A few dozen yards from the White Horse Ranch stables, Stagner says she also financially invested in installing a water drainage system to minimize runoff from getting into natural areas. Additionally, she installed a drip irrigation system around the ranch, a micro-irrigation system that saves water and nutrients by having water to drip slowly to the roots of plants, either from above or below the soil surface – all part of what Hobson says led to the award.

Hobson also coordinates with the Southwest Florida Water Management District’s Facilitating Agricultural Resource Management Systems (FARMS) program and Natural Resources Conservation Service to fund the installation of BMP technologies and equipment for water conservation and nutrient reductions. She says she met Stagner four years ago when Stagner was working to stabilize the drainage ditch and curb soil erosion.

“She’s willing to do and implement anything we ask. She’s very competent and does everything to show how to properly manage horses and livestock in a more urban type area,” she says. “It’s not a large operation, but it’s managed very well.” 

According to the Florida Farm Bureau Federation, since 2001, nearly 800 farm families have been recognized through This Farm CARES for their voluntary efforts to protect Florida natural resources. Through BMPs, CARES farmers and ranchers show commit to protecting and preserving the land, improving water and air quality and adding to freshwater recharge areas and wildlife habitat restoration.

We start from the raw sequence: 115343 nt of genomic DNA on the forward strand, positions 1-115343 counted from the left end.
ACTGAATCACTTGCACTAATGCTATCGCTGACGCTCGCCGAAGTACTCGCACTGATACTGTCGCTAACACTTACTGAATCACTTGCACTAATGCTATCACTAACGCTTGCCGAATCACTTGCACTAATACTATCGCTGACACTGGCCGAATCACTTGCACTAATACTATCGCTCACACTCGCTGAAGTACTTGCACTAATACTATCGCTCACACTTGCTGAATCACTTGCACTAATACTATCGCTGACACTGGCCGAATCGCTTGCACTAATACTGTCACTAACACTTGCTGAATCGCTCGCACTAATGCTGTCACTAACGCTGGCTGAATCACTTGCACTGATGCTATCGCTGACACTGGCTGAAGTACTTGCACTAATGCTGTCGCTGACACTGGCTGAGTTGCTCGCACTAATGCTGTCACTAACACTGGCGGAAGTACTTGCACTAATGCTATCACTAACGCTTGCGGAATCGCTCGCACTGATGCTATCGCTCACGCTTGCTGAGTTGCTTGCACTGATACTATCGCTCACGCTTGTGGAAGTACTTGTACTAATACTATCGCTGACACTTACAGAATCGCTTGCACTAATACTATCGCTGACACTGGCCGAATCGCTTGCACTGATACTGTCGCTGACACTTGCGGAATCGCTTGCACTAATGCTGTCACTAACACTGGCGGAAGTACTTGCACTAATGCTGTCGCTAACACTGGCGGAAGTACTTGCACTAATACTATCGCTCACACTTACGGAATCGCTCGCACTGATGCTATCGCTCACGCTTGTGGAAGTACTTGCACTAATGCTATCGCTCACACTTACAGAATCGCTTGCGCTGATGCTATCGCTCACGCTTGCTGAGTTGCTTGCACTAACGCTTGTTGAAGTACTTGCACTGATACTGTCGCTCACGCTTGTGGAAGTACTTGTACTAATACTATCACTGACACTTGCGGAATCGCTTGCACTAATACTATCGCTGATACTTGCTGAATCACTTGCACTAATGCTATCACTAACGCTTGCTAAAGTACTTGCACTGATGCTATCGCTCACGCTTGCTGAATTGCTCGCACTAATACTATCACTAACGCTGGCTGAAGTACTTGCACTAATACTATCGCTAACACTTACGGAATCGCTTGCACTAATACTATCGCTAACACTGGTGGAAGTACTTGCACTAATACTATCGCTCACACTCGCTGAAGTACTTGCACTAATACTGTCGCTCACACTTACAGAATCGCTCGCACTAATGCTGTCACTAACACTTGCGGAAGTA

The Bureau’s website states the CARES goal is “to encourage every single farm to be active in voluntary natural resource protection and conservation in order for every Florida farm and ranch to receive a This Farm CARES designation.  By enrolling in BMPs and showing a long-term commitment to BMP implementation, farmers and ranchers may become eligible to receive a ‘This Farm CARES’ designation and sign.”

Cacee Hilliard, CARES coordinator, Agricultural Policy for the Florida Farm Bureau Federation in Gainesville, calls Stagner “an incredible environmental steward.” She says Stagner “single-handedly” worked to fix issues dealing with soil erosion at her ranch.

“We want to help tell her story and show how she tries to protect the environment, protect the land; it’s quite remarkable,” she says.

The This Farm CARES award was also received with some additional help by Stagner’s sons— Beau, 31; Tyler, 29; and Garrett, 25. 

Stagner also runs White Horse Ranch Venue & Boarding with the help of five to six senior volunteers and friends: her ranch slogan is “built from the hands of friendship.” Her foray into ranching and horse boarding began after spending about 15 years with Publix Super Markets Inc. and 13 years self-employed in real estate and mortgages.

As for her continued effort to make White Horse Ranch as ecologically and environmentally conforming as possible in the future, Stagner says she’ll maintain her efforts in BMPs as she continues her current operations and rebuilds her cattle herd. She says while she’s honored to have gotten a This Farm CARES award, her efforts definitely don’t end there.

“I’m just a little ranch that is honored to be among the larger ones, because it shows even the little people can make a difference if they try.”